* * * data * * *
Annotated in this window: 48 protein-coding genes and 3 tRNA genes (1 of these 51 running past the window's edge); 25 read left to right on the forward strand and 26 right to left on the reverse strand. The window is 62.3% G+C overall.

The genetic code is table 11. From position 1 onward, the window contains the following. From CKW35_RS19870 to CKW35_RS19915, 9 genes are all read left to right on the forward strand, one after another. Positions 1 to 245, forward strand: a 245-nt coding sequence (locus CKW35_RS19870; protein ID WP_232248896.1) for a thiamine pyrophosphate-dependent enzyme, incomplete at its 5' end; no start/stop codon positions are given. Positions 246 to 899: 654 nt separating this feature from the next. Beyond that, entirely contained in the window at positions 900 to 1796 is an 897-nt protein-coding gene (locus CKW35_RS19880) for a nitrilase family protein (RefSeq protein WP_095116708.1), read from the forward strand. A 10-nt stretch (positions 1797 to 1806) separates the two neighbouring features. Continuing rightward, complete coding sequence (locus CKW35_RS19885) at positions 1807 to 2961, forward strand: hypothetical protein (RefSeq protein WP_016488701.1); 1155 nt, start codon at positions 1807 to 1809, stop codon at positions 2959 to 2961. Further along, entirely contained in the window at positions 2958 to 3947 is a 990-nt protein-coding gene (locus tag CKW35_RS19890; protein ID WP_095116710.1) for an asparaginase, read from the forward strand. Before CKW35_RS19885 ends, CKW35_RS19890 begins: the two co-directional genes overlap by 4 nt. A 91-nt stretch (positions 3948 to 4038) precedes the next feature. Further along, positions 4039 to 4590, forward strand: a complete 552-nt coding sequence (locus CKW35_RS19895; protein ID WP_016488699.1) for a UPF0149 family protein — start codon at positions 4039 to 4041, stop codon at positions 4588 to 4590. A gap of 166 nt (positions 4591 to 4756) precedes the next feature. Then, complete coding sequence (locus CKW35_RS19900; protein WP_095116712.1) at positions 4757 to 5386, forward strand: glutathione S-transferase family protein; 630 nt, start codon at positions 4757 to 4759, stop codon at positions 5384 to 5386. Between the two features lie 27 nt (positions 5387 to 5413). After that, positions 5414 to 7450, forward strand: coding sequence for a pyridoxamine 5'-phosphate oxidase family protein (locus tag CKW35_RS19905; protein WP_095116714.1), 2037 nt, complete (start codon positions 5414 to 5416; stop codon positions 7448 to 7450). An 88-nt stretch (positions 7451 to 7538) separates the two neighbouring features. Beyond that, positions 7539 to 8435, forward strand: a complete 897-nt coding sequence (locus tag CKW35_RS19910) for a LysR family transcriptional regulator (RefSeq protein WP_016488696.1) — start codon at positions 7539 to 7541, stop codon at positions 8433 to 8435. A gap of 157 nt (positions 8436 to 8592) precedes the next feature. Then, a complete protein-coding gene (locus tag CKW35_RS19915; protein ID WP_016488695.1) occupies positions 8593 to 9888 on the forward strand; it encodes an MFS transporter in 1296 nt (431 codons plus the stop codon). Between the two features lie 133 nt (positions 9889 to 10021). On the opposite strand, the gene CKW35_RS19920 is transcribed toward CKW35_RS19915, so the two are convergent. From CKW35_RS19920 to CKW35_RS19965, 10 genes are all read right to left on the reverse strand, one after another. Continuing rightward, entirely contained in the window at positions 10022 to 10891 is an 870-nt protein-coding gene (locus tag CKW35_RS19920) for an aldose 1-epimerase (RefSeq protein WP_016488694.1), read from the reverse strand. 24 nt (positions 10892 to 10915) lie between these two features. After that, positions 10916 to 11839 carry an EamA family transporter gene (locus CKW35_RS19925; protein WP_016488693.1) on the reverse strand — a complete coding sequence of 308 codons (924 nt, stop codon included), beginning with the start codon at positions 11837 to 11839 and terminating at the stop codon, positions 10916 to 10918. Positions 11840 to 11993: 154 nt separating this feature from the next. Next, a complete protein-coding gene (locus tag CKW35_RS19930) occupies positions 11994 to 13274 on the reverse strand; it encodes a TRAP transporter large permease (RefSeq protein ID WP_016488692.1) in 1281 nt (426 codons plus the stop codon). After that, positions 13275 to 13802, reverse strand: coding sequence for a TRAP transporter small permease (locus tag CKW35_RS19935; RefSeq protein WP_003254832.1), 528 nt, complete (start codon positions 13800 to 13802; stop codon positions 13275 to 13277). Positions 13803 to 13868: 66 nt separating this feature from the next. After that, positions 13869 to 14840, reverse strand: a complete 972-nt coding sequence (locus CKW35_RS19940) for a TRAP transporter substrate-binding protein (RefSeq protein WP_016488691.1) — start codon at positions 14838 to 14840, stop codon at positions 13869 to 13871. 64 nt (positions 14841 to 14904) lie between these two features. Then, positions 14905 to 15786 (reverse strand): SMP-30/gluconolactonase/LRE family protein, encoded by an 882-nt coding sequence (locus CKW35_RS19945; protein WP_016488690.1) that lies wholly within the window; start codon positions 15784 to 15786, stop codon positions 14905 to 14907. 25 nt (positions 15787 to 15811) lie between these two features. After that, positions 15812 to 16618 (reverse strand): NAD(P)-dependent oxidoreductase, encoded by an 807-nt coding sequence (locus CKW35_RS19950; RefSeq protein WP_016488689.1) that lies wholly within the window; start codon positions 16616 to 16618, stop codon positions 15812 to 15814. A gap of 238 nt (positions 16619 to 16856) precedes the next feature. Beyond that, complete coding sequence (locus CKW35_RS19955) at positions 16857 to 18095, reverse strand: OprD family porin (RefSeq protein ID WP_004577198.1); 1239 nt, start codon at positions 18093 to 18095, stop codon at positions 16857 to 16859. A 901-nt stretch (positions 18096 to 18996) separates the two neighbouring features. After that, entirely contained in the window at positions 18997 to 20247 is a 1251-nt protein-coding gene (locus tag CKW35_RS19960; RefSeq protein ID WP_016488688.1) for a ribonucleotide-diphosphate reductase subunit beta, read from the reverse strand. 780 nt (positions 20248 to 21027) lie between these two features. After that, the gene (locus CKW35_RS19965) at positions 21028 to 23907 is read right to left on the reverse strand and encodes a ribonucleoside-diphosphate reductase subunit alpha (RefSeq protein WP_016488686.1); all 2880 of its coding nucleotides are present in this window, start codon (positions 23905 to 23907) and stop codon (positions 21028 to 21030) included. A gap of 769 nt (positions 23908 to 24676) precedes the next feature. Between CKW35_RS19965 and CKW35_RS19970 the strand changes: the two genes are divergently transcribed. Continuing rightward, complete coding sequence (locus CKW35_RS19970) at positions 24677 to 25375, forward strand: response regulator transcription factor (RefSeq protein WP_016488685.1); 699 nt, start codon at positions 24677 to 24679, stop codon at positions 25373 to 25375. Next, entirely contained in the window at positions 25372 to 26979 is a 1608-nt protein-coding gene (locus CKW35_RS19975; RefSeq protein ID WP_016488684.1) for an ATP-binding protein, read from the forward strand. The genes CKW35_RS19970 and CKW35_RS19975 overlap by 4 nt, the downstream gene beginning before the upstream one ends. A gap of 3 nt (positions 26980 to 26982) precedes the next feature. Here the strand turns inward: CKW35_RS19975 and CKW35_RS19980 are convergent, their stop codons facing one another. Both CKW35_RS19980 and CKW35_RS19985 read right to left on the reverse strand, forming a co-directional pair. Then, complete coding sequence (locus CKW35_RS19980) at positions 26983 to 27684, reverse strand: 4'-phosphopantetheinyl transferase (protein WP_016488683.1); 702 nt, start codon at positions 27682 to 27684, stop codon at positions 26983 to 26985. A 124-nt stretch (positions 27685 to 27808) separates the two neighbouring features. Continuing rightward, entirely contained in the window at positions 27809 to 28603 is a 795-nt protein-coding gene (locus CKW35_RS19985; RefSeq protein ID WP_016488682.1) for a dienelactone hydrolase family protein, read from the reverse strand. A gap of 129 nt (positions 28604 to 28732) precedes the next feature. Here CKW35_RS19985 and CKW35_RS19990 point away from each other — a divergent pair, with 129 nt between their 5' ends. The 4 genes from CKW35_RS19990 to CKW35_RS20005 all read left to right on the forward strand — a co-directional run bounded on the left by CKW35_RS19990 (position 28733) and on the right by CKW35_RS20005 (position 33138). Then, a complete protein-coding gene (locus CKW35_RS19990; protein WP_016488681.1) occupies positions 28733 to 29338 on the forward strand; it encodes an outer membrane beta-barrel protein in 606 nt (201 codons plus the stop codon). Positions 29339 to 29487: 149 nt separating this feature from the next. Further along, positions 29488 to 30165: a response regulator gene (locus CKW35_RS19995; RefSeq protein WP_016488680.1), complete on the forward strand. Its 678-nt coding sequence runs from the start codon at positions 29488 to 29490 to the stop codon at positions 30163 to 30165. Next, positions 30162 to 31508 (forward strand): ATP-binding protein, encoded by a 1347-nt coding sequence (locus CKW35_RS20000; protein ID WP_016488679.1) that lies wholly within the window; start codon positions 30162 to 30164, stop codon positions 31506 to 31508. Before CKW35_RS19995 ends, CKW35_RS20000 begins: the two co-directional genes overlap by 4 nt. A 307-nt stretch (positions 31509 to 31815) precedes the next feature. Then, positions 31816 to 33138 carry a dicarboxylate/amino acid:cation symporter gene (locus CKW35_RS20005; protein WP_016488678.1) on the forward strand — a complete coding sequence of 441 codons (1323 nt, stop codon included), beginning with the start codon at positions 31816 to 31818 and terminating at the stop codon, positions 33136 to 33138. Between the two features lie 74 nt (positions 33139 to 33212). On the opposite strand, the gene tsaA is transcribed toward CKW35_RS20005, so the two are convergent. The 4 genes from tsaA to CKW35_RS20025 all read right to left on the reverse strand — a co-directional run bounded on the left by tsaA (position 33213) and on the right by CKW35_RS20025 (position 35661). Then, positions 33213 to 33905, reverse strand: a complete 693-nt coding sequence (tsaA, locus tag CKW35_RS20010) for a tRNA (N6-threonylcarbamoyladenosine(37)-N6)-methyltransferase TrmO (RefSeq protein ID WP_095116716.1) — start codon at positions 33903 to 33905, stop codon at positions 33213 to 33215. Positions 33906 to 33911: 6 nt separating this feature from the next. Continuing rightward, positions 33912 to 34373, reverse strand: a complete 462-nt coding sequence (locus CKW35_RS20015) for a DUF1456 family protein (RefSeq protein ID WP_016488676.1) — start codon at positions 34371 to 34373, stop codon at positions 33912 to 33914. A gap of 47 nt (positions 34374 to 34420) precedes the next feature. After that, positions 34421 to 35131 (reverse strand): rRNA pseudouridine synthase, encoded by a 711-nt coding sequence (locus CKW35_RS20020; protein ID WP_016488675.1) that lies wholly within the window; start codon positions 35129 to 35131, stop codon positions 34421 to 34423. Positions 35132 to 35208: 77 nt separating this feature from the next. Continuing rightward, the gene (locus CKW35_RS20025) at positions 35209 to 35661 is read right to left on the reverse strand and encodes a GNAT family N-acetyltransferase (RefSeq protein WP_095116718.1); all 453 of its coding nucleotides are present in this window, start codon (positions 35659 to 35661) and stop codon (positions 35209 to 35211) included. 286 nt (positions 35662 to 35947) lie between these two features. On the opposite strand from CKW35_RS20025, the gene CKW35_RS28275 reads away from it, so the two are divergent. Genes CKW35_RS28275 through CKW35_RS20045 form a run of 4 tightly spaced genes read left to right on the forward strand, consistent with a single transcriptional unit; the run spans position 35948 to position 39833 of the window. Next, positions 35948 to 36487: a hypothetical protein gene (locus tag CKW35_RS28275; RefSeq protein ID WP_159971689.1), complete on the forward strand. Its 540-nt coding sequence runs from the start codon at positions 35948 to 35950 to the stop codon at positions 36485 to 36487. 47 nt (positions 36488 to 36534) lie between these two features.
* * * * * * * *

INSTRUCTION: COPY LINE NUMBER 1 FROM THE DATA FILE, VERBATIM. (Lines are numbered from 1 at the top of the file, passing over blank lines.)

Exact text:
Annotated in this window: 48 protein-coding genes and 3 tRNA genes (1 of these 51 running past the window's edge); 25 read left to right on the forward strand and 26 right to left on the reverse strand. The window is 62.3% G+C overall.